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Well, if you are a hardware hacker, you might be able to research the pinout for the joystick port, kludge together a +/-5V/12V power supply, and IF (and it's a really big IF) if it has enough built in intelligence, use it as a dumb controller for a MIDI module, but not only would it probably not work at all without drivers, but you'd also stand a relatively large chance of frying a $500 sound module in the process.

Like I said, chuck it and get something modern with at least some kind of working warranty :)

You're very welcome,
Gary
 
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Well, I decided to throw good money (albeit not much) after bad and try and get the Creative Blasterkeys keyboard we've been carting around for 20 years or so working... and can confirm that the combination of a USB Gameport adapter (SuperJoyBox7) to power the keyboard and a MIDI to USB adapter to try and get some MIDI input do not seem to work.

I have the same keyboard as the original poster, the original Blasterkeys without the controls above the keys, so it doesn't even have a power LED to acknowledge that it is receiving power.

I hate throwing things away! :)
 

happyrat1

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BTW, the MIDI ports on the Creative Keyboard are intended for use in connecting to external keyboards and modules. Basically it functions as a gameport to external MIDI adapter. Connecting another MIDI adapter to it accomplishes nothing.

Read the manual I linked above for proper hookup instructions.

The joystick connection is intended to make it work with the computer in conjunction with proprietary MIDI routing software and computer generated VSTis.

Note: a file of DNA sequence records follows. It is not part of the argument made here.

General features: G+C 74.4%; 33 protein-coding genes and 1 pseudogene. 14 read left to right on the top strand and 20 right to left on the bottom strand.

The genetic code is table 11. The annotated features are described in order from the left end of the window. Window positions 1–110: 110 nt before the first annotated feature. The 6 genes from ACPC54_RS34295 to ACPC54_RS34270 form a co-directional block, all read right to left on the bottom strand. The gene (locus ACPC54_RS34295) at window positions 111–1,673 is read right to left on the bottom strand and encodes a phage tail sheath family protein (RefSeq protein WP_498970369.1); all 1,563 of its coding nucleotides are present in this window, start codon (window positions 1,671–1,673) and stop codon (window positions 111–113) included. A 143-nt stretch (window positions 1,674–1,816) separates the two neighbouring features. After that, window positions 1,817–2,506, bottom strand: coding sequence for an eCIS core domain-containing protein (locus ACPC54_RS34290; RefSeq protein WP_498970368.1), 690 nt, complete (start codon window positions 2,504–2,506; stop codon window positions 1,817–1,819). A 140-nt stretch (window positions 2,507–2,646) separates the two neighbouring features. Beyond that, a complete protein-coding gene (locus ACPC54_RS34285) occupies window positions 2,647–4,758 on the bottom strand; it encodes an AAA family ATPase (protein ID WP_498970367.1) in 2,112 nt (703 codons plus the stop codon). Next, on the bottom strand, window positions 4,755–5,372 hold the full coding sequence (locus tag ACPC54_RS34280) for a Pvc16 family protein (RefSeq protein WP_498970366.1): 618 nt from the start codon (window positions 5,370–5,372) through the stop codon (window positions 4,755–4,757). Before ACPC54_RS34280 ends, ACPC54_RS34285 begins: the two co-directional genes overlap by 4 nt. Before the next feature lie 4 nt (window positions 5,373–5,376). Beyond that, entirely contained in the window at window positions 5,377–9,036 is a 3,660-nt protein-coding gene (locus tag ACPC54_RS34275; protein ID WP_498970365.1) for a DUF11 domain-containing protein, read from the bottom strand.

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So it's basically a pass-through connector? I haven't got my head around this MIDI terminology yet... why is it labelled "MIDI Out" then? To my mind it sounds like the MIDI signals you are generating by pressing keys should be coming "out" of that port and going "in" to whatever other MIDI device you connect to it.

I had read the manual you linked earlier, but it didn't enlighten me much. What role would the "MIDI module (External)" in the connectivity diagram have?

Thanks for your input. (Or is that output?) :)
 
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That's a great little primer, thanks. However it only serves to confirm my way of thinking... MIDI out from the keyboard should be recognised as MIDI in by the computer. Am I missing something here?

If that's true, then either my keyboard hasn't survived 20 years of being mostly in a box... or it uses some proprietary feature of the Creative sound card's MIDI/Game port to power itself, something which my USB game port adapter does not do?
 

happyrat1

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OK, lemme try and explain this using my indoor voice.

1) The keyboard is 20 years old and is NOT USB MIDI Class Compliant.

2) The ONLY interface between the keyboard and the computer is the Joystick Port.

3) The MIDI IN and OUT ports on the keyboard are design solely to communicate with other external MIDI devices (keyboards, hardware rack modules, drum machines, etc...)